Introduction: Frame Drum Jingle Extension
These days, it is quite popular to add some jingles to a cajon or frame drum which opens up a completely new world of sonic options when playing. Alas, not all frame drum companies do offer a jingle extension. Thus, in the following, we will make our own one.
We just need:
- Some quality jingles
- A 3D printed clamp
- Three M3 screws
- Twelve M3 hex nuts
- Two 2mm nails, same length as the M3 screws
- Two wooden strips as stoppers, hard wood (e.g. beech), 170mm*16mm*3mm
The length of the screws and nails depends on the required pocket size for the jingles. I think having quality jingles is important. So I got my jingles from an online shop, that is specialized on making jingles (“platinelas”) for pandeiros: Haffner & Perander Percussion. They have a big assortment of hand made jingles. Actually, one “pair” of jingles consists in most cases of 4-6 parts made out of different material (brass, copper, steel, silver etc.). And each combination of materials produces its own, unique sound when playing. I got the “Choro Samba” ones for a pocket size of 14mm. In our built, 25mm M3 screws is the length we need.
All in all, the jingle bar extension, we will build in the following, is designed in a way that allows you to adjust the pocket size as you need. We will build a jingle bar that consists of 2 pairs of jingles and with some wooden stoppers for a good sound. However the 3D printed mounting clamp could also be used to mount just one pair of jingles, without the wooden stoppers, by directly putting the jingles on the M3 screw. When using a knurled nut, one can even adjust the pocket size during playing, which also produces a different sound.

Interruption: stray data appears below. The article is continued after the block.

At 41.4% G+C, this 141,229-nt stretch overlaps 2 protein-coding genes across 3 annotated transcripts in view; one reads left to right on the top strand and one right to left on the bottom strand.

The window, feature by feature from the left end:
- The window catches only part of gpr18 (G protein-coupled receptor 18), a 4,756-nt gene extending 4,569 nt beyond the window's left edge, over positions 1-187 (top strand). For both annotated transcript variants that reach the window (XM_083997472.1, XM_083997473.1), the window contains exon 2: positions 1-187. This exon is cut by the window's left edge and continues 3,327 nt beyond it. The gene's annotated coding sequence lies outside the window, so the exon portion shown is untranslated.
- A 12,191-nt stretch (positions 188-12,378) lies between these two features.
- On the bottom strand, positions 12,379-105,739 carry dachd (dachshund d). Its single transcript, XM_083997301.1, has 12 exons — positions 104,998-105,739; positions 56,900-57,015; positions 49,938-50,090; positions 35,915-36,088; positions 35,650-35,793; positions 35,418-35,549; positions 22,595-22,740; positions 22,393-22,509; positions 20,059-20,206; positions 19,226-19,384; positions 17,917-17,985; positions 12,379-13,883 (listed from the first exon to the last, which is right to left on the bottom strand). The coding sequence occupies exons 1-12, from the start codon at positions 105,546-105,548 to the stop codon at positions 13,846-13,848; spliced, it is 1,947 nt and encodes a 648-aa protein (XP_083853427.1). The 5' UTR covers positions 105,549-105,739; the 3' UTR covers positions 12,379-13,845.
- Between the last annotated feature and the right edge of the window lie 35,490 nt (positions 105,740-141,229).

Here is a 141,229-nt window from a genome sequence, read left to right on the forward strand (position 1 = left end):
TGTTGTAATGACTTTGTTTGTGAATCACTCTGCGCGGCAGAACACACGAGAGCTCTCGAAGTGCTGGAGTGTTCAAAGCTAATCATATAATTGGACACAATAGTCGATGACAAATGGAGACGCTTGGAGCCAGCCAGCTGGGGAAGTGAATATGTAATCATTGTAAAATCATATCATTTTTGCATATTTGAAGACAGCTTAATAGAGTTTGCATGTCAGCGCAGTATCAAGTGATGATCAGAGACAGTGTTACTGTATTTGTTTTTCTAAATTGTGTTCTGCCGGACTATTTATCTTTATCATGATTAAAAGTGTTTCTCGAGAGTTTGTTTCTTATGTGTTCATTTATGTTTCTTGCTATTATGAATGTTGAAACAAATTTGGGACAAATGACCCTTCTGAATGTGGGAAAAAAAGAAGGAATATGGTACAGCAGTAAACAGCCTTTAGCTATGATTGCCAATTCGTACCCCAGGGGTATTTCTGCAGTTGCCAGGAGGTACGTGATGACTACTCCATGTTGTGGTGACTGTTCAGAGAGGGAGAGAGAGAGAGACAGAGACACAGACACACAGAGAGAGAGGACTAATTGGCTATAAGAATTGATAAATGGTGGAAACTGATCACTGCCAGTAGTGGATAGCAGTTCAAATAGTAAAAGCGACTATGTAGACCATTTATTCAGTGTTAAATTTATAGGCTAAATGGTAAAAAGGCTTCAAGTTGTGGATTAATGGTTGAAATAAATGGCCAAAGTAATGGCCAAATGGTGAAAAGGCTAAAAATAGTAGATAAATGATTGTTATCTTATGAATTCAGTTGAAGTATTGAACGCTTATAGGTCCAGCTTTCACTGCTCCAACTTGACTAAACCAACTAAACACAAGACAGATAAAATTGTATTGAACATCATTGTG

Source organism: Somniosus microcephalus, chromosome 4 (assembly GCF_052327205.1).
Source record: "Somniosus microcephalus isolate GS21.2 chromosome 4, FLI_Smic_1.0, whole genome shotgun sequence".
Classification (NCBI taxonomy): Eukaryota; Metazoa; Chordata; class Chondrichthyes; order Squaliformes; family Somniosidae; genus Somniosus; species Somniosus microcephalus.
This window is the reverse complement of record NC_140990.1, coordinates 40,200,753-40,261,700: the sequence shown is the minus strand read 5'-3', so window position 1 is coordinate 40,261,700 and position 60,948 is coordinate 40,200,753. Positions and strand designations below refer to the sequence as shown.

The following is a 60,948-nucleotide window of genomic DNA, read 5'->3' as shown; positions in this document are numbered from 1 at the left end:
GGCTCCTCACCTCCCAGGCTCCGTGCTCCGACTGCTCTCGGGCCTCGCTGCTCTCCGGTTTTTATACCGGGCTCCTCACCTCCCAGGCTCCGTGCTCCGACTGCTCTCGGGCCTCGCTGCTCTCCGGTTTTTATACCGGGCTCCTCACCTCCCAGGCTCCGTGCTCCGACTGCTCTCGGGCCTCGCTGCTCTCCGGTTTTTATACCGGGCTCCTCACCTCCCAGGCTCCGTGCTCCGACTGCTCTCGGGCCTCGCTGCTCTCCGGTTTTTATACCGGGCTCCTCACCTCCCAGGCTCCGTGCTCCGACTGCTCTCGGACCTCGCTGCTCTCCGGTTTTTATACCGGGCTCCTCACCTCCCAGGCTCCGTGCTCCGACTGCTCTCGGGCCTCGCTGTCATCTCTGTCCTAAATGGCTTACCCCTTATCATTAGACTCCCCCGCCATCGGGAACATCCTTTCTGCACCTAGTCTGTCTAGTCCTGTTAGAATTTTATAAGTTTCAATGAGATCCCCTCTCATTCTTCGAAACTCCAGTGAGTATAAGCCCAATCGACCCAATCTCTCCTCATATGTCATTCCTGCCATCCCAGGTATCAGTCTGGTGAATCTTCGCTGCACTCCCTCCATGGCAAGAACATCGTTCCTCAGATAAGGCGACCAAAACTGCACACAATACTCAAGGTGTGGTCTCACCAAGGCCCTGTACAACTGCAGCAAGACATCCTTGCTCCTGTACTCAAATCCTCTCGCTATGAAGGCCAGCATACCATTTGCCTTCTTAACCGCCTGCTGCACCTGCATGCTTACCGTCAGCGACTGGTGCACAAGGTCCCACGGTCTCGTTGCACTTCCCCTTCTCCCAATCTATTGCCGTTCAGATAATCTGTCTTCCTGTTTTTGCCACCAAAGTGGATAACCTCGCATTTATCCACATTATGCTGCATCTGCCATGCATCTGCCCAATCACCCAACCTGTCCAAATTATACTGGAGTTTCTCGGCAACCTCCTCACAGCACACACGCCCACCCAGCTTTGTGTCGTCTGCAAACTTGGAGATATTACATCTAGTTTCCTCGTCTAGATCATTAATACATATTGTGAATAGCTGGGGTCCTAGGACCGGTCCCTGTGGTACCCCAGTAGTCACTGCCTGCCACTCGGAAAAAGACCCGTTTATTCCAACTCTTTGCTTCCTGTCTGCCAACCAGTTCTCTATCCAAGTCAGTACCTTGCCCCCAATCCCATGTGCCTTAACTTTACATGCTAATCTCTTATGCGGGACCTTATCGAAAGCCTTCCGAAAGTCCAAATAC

Step 1: Printing the Mounting Clamp
The following instructions presume a 22” Remo frame drum with Renaissance head. If you have a drum with different dimensions, you need to adjust the attached Fusion360-CAD-file first (JingleBarExtensionV2.f3d).
It is important to print the mounting clamp (MountingDrum.stl) in a lying position due to the force that will be later applied to the part by clamping it on the drum. The part needs to be printed with support material. To improve bed adhesion, especially when printing with ABS, it is also important to add a brim. Cura slicer settings: infill “50%”, infill type “grid”, wall line count “3” (i.e. print it with 3 outer walls).
[UPDATE: To keep the wooden bar from rotating on the clamp, I have now added a fixation sleeve to the design, see FixationSleeve.stl. It helps keeping the bar into position.]
Step 2: Making the Wooden Stoppers
First, we need two wooden stripes of a length of 17cm. I used some tape to mount them on top of each other. Next, mark the bore holes and drill them out.
Step 3: Final Assembly
The nails I used were longer than the screws. So I had to shorten them first. This is not the worst thing you can do, since it also gets rid off the sharp tip of the nails.
Next get the nails and screws into position and mount the jingles. (Use threadlocker glue to keep the nuts in position.)
Now put on a new “layer” of M3 nuts, put the top stopper on top of it and secure it with another layer of nuts. Make a sound check and adjust the pocket size as you like it by moving the nut layers up and down. Finally tighten the nuts.
Step 4: Enjoy!
We are done! Mount the jingle bar on your frame drum and enjoy playing! And by the way: If you found this instructable inspiring and life-enhancing for you, you can also buy me a coffee :-).